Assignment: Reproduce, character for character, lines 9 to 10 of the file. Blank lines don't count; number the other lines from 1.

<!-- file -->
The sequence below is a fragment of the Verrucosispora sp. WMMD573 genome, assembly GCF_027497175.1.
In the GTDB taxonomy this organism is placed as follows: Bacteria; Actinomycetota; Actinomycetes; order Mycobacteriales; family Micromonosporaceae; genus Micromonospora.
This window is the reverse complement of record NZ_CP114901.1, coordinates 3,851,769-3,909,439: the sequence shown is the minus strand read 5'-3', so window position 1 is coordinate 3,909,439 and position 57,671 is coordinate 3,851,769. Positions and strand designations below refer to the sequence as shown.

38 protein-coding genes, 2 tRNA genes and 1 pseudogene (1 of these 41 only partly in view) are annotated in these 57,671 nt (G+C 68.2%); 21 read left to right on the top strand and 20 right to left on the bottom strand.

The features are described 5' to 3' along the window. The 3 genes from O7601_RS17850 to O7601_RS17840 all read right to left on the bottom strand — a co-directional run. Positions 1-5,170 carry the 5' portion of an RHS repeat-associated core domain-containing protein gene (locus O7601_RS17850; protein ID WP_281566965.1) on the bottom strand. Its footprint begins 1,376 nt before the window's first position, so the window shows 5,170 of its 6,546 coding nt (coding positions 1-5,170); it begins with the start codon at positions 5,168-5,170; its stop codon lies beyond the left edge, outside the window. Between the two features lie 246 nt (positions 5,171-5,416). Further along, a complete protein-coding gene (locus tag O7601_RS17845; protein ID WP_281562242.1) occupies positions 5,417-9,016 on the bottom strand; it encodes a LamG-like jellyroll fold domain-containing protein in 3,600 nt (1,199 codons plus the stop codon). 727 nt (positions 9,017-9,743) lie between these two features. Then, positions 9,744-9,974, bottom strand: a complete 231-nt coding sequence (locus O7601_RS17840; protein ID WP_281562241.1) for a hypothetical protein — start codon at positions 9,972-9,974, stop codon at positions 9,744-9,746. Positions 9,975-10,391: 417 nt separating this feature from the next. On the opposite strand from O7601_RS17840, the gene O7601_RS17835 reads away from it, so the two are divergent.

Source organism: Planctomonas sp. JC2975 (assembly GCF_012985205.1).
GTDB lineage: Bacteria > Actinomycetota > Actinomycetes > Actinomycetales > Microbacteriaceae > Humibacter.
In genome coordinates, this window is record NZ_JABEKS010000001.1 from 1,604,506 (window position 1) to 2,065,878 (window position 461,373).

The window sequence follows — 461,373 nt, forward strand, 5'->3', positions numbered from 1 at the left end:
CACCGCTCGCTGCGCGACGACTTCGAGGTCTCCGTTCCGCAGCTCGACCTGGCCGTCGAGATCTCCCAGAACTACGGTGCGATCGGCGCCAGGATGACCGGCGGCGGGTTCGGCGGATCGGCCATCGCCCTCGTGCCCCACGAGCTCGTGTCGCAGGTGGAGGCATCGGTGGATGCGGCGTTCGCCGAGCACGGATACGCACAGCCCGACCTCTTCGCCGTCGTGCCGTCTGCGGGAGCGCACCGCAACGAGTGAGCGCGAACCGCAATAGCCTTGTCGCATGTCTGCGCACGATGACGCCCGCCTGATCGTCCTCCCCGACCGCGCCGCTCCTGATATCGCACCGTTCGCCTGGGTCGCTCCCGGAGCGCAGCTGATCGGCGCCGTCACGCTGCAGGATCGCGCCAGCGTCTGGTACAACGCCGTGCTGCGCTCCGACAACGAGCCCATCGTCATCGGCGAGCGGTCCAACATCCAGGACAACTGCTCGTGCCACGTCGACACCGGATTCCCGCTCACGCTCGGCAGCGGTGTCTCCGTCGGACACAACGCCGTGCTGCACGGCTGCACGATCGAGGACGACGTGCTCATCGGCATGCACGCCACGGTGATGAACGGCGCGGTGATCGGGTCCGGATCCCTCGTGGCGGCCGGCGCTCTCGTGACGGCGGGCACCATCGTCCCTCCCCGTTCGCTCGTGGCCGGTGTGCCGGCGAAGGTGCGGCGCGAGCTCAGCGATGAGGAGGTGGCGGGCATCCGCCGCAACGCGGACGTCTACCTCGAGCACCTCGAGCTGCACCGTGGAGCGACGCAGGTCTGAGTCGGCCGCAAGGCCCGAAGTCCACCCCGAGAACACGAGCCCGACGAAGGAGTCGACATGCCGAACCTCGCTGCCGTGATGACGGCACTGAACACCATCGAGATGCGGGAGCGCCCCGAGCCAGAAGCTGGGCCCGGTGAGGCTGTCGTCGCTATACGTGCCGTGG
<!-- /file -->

The window sequence follows — 461,373 nt, forward strand, 5'->3', positions numbered from 1 at the left end:
CACCGCTCGCTGCGCGACGACTTCGAGGTCTCCGTTCCGCAGCTCGACCTGGCCGTCGAGATCTCCCAGAACTACGGTGCGATCGGCGCCAGGATGACCGGCGGCGGGTTCGGCGGATCGGCCATCGCCCTCGTGCCCCACGAGCTCGTGTCGCAGGTGGAGGCATCGGTGGATGCGGCGTTCGCCGAGCACGGATACGCACAGCCCGACCTCTTCGCCGTCGTGCCGTCTGCGGGAGCGCACCGCAACGAGTGAGCGCGAACCGCAATAGCCTTGTCGCATGTCTGCGCACGATGACGCCCGCCTGATCGTCCTCCCCGACCGCGCCGCTCCTGATATCGCACCGTTCGCCTGGGTCGCTCCCGGAGCGCAGCTGATCGGCGCCGTCACGCTGCAGGATCGCGCCAGCGTCTGGTACAACGCCGTGCTGCGCTCCGACAACGAGCCCATCGTCATCGGCGAGCGGTCCAACATCCAGGACAACTGCTCGTGCCACGTCGACACCGGATTCCCGCTCACGCTCGGCAGCGGTGTCTCCGTCGGACACAACGCCGTGCTGCACGGCTGCACGATCGAGGACGACGTGCTCATCGGCATGCACGCCACGGTGATGAACGGCGCGGTGATCGGGTCCGGATCCCTCGTGGCGGCCGGCGCTCTCGTGACGGCGGGCACCATCGTCCCTCCCCGTTCGCTCGTGGCCGGTGTGCCGGCGAAGGTGCGGCGCGAGCTCAGCGATGAGGAGGTGGCGGGCATCCGCCGCAACGCGGACGTCTACCTCGAGCACCTCGAGCTGCACCGTGGAGCGACGCAGGTCTGAGTCGGCCGCAAGGCCCGAAGTCCACCCCGAGAACACGAGCCCGACGAAGGAGTCGACATGCCGAACCTCGCTGCCGTGATGACGGCACTGAACACCATCGAGATGCGGGAGCGCCCCGAGCCAGAAGCTGGGCCCGGTGAGGCTGTCGTCGCTATACGTGCCGTGG